How’s this for convenience? I get the word from SAIL HQ that I should look into test-sailing the Seascape 18 from Slovenia, recently revealed on these shores, and it turns out the new U.S. rep is based in Kittery, Maine, mere footsteps from my home. Even better, on arriving at the anointed moment last Friday at Pepperell Cove, where said rep, Toralf Strand, a tall gangly Norwegian fellow, has assembled both a Seascape 27 and 18 for test-sailing by prospective buyers and this one journalist, it turns out I’ll be sailing with Andraž Mihelin (see photo up top), one of the masterminds behind the whole Seascape concept.
Which is as follows: take the current hot monohull-racing hull-form–fine plumb bow, wide hindquarters, plus hard-chined topsides–and insert one super-simplified performance rig with simplified controls so that mere mortals can have fun knocking around and sailing fast without getting the pants scared off them.
Seascape, a new company formed by two hot-shot Mini-Transat racers (that would be Andraž and his buddy Kristian Hajnšek), introduced the 18 just over five years ago in Europe and already they’ve sold well over 300 boats and have fostered a burgeoning one-design racing scene. The 27 followed last year and looks to be just as successful. (You may recall I sailed the 27 last fall after the Annapolis show; you can read my review in the current print edition of SAIL.)
On the dock at Kittery. Note the aggressive hull form, a Volvo boat in miniature. Inside the cuddy cabin there’s a full-length double berth (plus a simple winch for controlling the centerboard). Note, too, the simple mainsheet controls: no traveler, just blocks and a bridle
Andraž loads the asymmetric spinnaker into its deck sock. It flies, of course, from the end of that long retractable bowsprit
Sailing with Andraž is like getting the gospel straight from the prophet’s mouth. He is alive with enthusiasm not only for the boats he builds, but for a whole new approach to having fun on sailboats that go fast.
“The idea behind Seascape,” he explains to me as we shoot away from the town dock in Kittery, “is to have 80 percent of the fun of sailing a Mini with 20 percent of the work.”
Convenience-wise, the boat is just that. The tubular carbon-fiber mast, which weighs just 30 pounds, is supported by a fractional headstay and two straight shrouds with no backstay or spreaders. Underwater foils consist of an easy-to-control centerboard (or swing keel, if you prefer) and two retractable rudders in cassettes. The whole boat weighs just a tad over 1,000 pounds, and it takes just a little over 20 minutes to get it from a trailer into the water fully rigged.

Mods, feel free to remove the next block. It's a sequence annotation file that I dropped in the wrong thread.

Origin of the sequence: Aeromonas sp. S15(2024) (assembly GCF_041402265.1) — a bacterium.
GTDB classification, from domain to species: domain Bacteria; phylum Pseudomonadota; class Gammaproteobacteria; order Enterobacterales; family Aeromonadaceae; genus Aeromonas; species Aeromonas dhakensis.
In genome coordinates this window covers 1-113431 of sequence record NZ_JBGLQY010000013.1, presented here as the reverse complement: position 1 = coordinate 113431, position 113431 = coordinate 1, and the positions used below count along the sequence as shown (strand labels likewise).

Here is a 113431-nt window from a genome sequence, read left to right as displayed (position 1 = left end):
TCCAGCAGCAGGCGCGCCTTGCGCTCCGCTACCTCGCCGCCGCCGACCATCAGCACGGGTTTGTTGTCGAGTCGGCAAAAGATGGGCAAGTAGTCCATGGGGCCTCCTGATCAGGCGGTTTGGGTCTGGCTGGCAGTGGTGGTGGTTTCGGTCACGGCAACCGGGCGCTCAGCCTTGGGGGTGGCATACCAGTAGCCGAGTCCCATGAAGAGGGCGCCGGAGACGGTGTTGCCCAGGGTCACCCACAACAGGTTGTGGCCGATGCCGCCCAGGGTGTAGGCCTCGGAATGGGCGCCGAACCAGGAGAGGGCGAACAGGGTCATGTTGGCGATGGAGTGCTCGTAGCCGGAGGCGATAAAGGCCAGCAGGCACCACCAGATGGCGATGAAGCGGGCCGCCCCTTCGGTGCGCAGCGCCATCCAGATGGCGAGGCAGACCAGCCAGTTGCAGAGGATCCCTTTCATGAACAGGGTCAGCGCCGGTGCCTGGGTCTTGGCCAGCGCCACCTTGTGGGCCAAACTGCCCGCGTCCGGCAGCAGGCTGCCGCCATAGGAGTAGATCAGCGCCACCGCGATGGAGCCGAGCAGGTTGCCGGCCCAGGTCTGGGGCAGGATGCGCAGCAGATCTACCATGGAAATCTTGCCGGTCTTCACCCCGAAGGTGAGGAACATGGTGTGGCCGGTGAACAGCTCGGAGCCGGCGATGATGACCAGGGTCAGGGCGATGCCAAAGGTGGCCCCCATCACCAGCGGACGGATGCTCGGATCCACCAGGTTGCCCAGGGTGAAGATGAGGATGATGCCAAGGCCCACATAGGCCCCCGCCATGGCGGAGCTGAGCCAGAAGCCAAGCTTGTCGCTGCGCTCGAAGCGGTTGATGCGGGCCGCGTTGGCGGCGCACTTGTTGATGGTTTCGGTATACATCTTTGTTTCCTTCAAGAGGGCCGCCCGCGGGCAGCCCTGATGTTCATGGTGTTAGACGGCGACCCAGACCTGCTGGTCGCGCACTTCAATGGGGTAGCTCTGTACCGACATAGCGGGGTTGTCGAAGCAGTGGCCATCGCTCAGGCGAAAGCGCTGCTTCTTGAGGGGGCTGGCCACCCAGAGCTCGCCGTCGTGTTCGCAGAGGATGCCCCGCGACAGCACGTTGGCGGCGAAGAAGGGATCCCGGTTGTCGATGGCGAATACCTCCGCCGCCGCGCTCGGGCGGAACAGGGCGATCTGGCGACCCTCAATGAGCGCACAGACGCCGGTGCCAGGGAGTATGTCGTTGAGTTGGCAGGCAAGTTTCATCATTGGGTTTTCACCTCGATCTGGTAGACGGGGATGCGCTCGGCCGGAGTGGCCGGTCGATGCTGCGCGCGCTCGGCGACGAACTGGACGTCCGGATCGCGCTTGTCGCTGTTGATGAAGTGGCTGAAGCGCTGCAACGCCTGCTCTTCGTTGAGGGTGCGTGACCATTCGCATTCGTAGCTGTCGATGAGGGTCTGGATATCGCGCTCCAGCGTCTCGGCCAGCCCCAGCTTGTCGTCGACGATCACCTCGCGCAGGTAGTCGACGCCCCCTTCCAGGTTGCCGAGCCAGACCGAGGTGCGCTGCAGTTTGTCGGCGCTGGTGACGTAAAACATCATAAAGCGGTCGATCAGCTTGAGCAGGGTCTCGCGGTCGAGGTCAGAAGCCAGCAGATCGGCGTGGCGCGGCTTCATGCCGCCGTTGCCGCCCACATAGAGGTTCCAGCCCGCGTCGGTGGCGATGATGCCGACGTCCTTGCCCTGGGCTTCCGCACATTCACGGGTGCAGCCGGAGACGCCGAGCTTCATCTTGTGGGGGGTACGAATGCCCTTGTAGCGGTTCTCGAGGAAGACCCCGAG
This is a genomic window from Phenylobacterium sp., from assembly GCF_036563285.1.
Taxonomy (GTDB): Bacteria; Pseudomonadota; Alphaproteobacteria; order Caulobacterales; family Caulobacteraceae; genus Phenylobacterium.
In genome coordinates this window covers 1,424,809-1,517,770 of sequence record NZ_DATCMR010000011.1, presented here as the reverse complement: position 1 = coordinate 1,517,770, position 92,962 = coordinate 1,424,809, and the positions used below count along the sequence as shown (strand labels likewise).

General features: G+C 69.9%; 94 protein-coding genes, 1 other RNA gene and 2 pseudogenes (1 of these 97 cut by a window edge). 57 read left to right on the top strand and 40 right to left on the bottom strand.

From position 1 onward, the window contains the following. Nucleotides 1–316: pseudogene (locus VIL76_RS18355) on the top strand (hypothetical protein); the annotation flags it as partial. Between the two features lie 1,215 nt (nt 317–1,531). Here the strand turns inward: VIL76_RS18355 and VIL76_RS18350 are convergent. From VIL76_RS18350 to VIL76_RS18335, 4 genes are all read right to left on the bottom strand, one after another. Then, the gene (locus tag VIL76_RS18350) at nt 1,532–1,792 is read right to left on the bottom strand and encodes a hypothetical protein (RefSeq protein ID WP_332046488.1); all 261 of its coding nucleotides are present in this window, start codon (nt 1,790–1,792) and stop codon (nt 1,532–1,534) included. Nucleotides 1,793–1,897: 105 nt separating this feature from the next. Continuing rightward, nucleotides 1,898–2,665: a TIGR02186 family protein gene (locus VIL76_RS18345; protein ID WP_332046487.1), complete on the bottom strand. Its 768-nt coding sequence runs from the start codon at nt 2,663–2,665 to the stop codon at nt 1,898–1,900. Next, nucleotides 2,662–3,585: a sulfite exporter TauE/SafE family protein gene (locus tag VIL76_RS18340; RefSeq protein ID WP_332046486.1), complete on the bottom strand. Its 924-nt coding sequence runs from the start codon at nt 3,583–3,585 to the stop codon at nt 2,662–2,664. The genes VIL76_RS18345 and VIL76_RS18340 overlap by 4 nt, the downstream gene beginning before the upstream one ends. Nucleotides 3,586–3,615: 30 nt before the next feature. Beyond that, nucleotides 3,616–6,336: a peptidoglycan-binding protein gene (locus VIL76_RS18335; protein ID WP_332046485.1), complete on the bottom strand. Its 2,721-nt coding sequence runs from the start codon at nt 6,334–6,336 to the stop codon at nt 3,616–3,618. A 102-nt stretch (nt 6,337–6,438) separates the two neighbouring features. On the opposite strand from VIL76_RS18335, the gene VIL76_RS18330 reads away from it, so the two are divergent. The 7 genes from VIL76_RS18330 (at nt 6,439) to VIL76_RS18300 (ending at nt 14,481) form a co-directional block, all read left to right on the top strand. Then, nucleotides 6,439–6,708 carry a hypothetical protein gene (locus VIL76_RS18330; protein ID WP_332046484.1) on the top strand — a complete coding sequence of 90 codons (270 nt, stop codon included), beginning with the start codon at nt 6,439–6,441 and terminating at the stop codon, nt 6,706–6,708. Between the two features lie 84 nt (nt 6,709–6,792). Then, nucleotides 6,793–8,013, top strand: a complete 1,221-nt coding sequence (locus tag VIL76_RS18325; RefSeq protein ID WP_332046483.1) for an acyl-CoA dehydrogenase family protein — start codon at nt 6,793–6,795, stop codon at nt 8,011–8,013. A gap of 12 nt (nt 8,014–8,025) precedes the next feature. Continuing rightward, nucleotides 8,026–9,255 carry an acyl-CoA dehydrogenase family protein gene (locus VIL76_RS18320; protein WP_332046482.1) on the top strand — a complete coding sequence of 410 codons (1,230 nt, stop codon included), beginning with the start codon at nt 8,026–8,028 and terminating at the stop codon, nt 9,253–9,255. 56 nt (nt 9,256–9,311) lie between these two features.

Andraž on the helm. He truly is a man with a mission
And yes, it is fun to sail. We’re having a blast cruising around off the mouth of the Piscataqua River while Andraž fills my head with his vision of what he wants to do with these boats. Races where you don’t call the course until you see what the conditions are, so you can be sure of making it interesting. Round-the-island time-trial competitions where skippers pick their start times. Global online “best game” competitions where skippers on boats with transponders post and compare their best 500-meter speed runs. These are all things he is already doing, or plans to do in the future.
Plus, of course, there is cruising, and he regales me with the tale of a young Austrian couple who sailed their Seascape 18 down the Danube River from Vienna all the way to the Black Sea, out the Dardanelles, through the Greek archipelago, and up to the top of the Adriatic, from whence they trailered it home to Vienna and thus completed a circumnavigation of southeastern Europe.
Cruising mode. You can easily beach the boat, plus there’s a simple tent you can pitch over the cockpit
Racing mode. More fun than humans should be allowed to have
Meanwhile, we’re seeing ideal test conditions. A building breeze that runs the gamut from 8 to 20 knots in gusts. We’re pulling the A-sail up and down–no fuss, no muss–in and out of its deck sock with its continuous halyard. Hitting over 10 knots on a hot reach. Cutting apparent wind angles well inside 25 degrees while sailing closehauled to weather. And when the gusts come through the top of the big square-headed main falls away, the mast bends a little in the right direction, and everything stays under control.
No panic. No near broaches. Nothing but the good stuff.
I’m thinking to myself: I like this guy. I believe in him. And I certainly like this boat.
Can’t wait to write it up for the comic.